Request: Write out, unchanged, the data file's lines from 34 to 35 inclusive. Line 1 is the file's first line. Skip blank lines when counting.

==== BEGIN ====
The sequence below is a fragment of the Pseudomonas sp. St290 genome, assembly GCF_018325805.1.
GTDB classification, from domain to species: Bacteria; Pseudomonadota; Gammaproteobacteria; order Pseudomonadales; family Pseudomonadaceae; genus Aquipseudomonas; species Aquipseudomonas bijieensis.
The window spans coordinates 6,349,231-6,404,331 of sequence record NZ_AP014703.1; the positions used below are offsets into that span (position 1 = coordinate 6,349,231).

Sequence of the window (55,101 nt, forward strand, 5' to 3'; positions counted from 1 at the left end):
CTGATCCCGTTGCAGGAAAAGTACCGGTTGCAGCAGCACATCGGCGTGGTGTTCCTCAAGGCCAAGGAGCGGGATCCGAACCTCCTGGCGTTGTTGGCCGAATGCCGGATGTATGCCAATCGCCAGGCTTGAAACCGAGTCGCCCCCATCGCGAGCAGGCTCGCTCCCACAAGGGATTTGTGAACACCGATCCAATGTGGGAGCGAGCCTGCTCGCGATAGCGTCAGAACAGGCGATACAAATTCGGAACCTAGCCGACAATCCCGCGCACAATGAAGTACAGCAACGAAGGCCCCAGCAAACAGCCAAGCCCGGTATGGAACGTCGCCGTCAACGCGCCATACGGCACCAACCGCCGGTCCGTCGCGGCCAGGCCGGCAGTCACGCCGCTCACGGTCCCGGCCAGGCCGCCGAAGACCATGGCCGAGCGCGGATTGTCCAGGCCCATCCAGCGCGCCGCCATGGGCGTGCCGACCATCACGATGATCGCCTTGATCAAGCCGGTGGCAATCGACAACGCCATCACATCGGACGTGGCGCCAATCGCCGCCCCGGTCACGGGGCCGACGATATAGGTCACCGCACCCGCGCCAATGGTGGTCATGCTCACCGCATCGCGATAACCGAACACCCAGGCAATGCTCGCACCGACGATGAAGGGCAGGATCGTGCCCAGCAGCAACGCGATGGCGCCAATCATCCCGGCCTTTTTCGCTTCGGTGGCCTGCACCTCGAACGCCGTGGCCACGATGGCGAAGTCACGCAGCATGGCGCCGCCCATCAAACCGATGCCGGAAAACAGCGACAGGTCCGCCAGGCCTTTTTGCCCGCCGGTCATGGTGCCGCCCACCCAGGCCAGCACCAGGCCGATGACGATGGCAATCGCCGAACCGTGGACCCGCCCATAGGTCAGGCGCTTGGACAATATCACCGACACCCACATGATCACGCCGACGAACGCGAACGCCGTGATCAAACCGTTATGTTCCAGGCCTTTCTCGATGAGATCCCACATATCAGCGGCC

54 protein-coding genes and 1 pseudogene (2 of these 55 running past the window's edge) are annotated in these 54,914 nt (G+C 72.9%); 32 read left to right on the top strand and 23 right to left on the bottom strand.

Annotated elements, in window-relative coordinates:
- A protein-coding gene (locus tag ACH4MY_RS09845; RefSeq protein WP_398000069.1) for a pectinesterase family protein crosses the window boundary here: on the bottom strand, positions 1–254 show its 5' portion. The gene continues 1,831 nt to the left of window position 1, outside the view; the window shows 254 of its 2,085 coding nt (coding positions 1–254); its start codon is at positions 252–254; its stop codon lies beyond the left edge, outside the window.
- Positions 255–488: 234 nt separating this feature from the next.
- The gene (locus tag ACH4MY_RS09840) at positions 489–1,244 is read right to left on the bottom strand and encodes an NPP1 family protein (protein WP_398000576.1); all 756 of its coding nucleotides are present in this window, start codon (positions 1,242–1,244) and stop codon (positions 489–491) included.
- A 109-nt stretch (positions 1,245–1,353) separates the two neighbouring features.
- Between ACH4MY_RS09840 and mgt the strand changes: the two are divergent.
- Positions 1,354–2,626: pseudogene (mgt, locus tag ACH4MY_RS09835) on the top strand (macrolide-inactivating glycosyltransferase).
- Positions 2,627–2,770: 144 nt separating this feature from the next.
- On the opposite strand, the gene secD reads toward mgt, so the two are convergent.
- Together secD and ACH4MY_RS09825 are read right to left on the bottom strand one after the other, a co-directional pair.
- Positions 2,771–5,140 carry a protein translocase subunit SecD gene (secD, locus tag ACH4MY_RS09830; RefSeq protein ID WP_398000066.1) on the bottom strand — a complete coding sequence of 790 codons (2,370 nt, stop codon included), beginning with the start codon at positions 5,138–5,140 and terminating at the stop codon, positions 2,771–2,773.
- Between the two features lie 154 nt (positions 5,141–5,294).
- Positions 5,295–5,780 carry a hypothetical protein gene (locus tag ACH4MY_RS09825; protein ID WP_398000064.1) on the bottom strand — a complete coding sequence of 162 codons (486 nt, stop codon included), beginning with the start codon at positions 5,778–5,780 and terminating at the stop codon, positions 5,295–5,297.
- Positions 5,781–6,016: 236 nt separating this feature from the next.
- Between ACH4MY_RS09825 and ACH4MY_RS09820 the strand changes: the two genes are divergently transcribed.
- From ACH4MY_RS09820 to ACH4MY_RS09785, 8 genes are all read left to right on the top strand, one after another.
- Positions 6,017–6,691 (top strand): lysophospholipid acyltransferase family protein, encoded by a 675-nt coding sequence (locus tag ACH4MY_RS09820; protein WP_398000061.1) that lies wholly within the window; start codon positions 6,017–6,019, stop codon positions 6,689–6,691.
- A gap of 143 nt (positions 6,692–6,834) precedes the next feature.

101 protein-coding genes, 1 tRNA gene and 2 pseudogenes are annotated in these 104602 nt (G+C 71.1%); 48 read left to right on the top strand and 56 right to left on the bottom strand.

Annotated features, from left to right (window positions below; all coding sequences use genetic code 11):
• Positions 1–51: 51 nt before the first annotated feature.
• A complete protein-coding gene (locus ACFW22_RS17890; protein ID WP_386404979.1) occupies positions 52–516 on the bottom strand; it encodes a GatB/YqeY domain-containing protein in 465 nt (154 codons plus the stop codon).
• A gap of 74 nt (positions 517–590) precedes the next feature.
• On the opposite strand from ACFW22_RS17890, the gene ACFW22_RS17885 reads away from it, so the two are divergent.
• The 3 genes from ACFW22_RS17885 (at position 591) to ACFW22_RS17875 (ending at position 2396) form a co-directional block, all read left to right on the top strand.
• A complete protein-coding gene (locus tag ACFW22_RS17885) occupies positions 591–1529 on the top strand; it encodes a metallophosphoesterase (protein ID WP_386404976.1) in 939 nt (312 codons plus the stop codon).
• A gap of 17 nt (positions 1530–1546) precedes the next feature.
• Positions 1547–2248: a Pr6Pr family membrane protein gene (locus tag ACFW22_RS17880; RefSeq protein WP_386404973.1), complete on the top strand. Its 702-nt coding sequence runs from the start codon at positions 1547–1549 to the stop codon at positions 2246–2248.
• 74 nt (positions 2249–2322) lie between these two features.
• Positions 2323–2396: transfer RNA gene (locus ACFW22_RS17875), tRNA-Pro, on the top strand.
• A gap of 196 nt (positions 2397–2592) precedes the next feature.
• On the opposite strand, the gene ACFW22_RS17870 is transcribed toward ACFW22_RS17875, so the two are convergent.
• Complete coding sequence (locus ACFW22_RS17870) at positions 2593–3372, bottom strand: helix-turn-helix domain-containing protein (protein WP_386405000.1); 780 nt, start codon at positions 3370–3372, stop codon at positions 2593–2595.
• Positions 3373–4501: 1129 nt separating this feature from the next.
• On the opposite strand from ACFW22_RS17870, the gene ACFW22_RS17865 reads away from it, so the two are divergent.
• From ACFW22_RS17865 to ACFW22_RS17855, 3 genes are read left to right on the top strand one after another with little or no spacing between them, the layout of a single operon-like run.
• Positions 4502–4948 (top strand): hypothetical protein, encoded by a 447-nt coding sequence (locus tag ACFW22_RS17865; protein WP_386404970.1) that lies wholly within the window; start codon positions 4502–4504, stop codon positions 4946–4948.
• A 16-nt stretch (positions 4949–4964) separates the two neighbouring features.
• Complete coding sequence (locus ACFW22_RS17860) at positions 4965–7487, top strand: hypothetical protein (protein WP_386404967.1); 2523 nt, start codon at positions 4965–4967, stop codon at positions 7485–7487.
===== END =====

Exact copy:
• Positions 1547–2248: a Pr6Pr family membrane protein gene (locus tag ACFW22_RS17880; RefSeq protein WP_386404973.1), complete on the top strand. Its 702-nt coding sequence runs from the start codon at positions 1547–1549 to the stop codon at positions 2246–2248.
• 74 nt (positions 2249–2322) lie between these two features.